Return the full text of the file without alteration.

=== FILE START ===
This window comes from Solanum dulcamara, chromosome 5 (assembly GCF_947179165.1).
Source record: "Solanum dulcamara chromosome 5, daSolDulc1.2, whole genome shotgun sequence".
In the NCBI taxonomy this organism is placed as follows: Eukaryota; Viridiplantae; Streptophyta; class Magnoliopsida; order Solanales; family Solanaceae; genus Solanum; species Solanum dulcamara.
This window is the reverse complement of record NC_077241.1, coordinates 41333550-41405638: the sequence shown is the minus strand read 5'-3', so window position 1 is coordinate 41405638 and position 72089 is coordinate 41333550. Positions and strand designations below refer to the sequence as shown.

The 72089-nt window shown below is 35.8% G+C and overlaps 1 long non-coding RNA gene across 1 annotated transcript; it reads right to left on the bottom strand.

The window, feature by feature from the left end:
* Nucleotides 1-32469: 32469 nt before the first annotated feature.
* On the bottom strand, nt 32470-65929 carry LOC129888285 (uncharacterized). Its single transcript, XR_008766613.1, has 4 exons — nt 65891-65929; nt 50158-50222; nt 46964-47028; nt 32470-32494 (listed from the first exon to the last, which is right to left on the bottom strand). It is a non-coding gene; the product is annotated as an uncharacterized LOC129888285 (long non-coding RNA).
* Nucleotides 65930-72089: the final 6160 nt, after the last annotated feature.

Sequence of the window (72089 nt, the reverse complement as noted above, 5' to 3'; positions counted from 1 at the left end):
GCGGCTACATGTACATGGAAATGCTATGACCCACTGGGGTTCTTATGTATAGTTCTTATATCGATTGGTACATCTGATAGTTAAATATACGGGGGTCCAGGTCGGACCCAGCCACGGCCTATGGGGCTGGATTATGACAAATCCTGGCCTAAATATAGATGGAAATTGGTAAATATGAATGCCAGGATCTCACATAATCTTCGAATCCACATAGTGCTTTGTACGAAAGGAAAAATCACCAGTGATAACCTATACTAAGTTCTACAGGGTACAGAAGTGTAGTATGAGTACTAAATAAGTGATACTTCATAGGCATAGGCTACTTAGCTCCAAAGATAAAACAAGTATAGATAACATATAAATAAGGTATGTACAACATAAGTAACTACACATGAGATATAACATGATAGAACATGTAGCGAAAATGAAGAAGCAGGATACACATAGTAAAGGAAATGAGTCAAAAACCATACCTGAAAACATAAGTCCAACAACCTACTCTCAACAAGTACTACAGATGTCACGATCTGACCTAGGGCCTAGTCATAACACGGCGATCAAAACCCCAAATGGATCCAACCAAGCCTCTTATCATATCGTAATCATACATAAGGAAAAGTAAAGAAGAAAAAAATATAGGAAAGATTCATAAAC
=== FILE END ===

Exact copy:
This window comes from Solanum dulcamara, chromosome 5 (assembly GCF_947179165.1).
Source record: "Solanum dulcamara chromosome 5, daSolDulc1.2, whole genome shotgun sequence".
In the NCBI taxonomy this organism is placed as follows: Eukaryota; Viridiplantae; Streptophyta; class Magnoliopsida; order Solanales; family Solanaceae; genus Solanum; species Solanum dulcamara.
This window is the reverse complement of record NC_077241.1, coordinates 41333550-41405638: the sequence shown is the minus strand read 5'-3', so window position 1 is coordinate 41405638 and position 72089 is coordinate 41333550. Positions and strand designations below refer to the sequence as shown.

The 72089-nt window shown below is 35.8% G+C and overlaps 1 long non-coding RNA gene across 1 annotated transcript; it reads right to left on the bottom strand.

The window, feature by feature from the left end:
* Nucleotides 1-32469: 32469 nt before the first annotated feature.
* On the bottom strand, nt 32470-65929 carry LOC129888285 (uncharacterized). Its single transcript, XR_008766613.1, has 4 exons — nt 65891-65929; nt 50158-50222; nt 46964-47028; nt 32470-32494 (listed from the first exon to the last, which is right to left on the bottom strand). It is a non-coding gene; the product is annotated as an uncharacterized LOC129888285 (long non-coding RNA).
* Nucleotides 65930-72089: the final 6160 nt, after the last annotated feature.

Sequence of the window (72089 nt, the reverse complement as noted above, 5' to 3'; positions counted from 1 at the left end):
GCGGCTACATGTACATGGAAATGCTATGACCCACTGGGGTTCTTATGTATAGTTCTTATATCGATTGGTACATCTGATAGTTAAATATACGGGGGTCCAGGTCGGACCCAGCCACGGCCTATGGGGCTGGATTATGACAAATCCTGGCCTAAATATAGATGGAAATTGGTAAATATGAATGCCAGGATCTCACATAATCTTCGAATCCACATAGTGCTTTGTACGAAAGGAAAAATCACCAGTGATAACCTATACTAAGTTCTACAGGGTACAGAAGTGTAGTATGAGTACTAAATAAGTGATACTTCATAGGCATAGGCTACTTAGCTCCAAAGATAAAACAAGTATAGATAACATATAAATAAGGTATGTACAACATAAGTAACTACACATGAGATATAACATGATAGAACATGTAGCGAAAATGAAGAAGCAGGATACACATAGTAAAGGAAATGAGTCAAAAACCATACCTGAAAACATAAGTCCAACAACCTACTCTCAACAAGTACTACAGATGTCACGATCTGACCTAGGGCCTAGTCATAACACGGCGATCAAAACCCCAAATGGATCCAACCAAGCCTCTTATCATATCGTAATCATACATAAGGAAAAGTAAAGAAGAAAAAAATATAGGAAAGATTCATAAAC